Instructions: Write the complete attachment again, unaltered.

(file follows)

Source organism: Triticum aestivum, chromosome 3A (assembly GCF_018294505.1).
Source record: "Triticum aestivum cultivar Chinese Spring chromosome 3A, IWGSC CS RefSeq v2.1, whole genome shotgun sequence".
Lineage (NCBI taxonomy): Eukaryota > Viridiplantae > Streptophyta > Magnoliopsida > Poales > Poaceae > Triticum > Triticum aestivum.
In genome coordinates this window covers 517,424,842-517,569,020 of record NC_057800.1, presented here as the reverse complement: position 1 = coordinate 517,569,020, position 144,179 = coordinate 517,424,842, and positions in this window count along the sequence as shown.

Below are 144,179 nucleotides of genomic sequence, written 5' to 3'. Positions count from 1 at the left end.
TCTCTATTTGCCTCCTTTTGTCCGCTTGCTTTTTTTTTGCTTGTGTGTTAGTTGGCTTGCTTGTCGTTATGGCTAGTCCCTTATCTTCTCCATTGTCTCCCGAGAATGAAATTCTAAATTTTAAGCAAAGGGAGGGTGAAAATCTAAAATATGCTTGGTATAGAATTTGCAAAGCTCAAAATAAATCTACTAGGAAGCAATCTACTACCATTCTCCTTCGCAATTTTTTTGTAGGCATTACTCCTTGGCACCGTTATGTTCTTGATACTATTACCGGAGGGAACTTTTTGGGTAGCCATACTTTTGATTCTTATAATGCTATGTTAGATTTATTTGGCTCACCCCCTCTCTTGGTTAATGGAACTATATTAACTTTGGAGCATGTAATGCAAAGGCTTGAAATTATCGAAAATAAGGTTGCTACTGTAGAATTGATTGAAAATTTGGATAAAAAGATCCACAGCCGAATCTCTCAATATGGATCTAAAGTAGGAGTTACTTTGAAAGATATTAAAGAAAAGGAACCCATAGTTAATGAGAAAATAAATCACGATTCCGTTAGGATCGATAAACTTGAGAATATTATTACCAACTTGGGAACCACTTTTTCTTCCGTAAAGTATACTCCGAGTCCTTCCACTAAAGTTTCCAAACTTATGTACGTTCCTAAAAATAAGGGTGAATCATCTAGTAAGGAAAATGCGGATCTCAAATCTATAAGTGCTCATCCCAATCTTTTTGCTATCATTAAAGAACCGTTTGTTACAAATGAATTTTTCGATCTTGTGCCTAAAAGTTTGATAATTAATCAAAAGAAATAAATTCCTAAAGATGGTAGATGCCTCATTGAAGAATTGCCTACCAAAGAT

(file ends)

Source organism: Triticum aestivum, chromosome 3A (assembly GCF_018294505.1).
Source record: "Triticum aestivum cultivar Chinese Spring chromosome 3A, IWGSC CS RefSeq v2.1, whole genome shotgun sequence".
Lineage (NCBI taxonomy): Eukaryota > Viridiplantae > Streptophyta > Magnoliopsida > Poales > Poaceae > Triticum > Triticum aestivum.
In genome coordinates this window covers 517,424,842-517,569,020 of record NC_057800.1, presented here as the reverse complement: position 1 = coordinate 517,569,020, position 144,179 = coordinate 517,424,842, and positions in this window count along the sequence as shown.

Below are 144,179 nucleotides of genomic sequence, written 5' to 3'. Positions count from 1 at the left end.
TCTCTATTTGCCTCCTTTTGTCCGCTTGCTTTTTTTTTGCTTGTGTGTTAGTTGGCTTGCTTGTCGTTATGGCTAGTCCCTTATCTTCTCCATTGTCTCCCGAGAATGAAATTCTAAATTTTAAGCAAAGGGAGGGTGAAAATCTAAAATATGCTTGGTATAGAATTTGCAAAGCTCAAAATAAATCTACTAGGAAGCAATCTACTACCATTCTCCTTCGCAATTTTTTTGTAGGCATTACTCCTTGGCACCGTTATGTTCTTGATACTATTACCGGAGGGAACTTTTTGGGTAGCCATACTTTTGATTCTTATAATGCTATGTTAGATTTATTTGGCTCACCCCCTCTCTTGGTTAATGGAACTATATTAACTTTGGAGCATGTAATGCAAAGGCTTGAAATTATCGAAAATAAGGTTGCTACTGTAGAATTGATTGAAAATTTGGATAAAAAGATCCACAGCCGAATCTCTCAATATGGATCTAAAGTAGGAGTTACTTTGAAAGATATTAAAGAAAAGGAACCCATAGTTAATGAGAAAATAAATCACGATTCCGTTAGGATCGATAAACTTGAGAATATTATTACCAACTTGGGAACCACTTTTTCTTCCGTAAAGTATACTCCGAGTCCTTCCACTAAAGTTTCCAAACTTATGTACGTTCCTAAAAATAAGGGTGAATCATCTAGTAAGGAAAATGCGGATCTCAAATCTATAAGTGCTCATCCCAATCTTTTTGCTATCATTAAAGAACCGTTTGTTACAAATGAATTTTTCGATCTTGTGCCTAAAAGTTTGATAATTAATCAAAAGAAATAAATTCCTAAAGATGGTAGATGCCTCATTGAAGAATTGCCTACCAAAGAT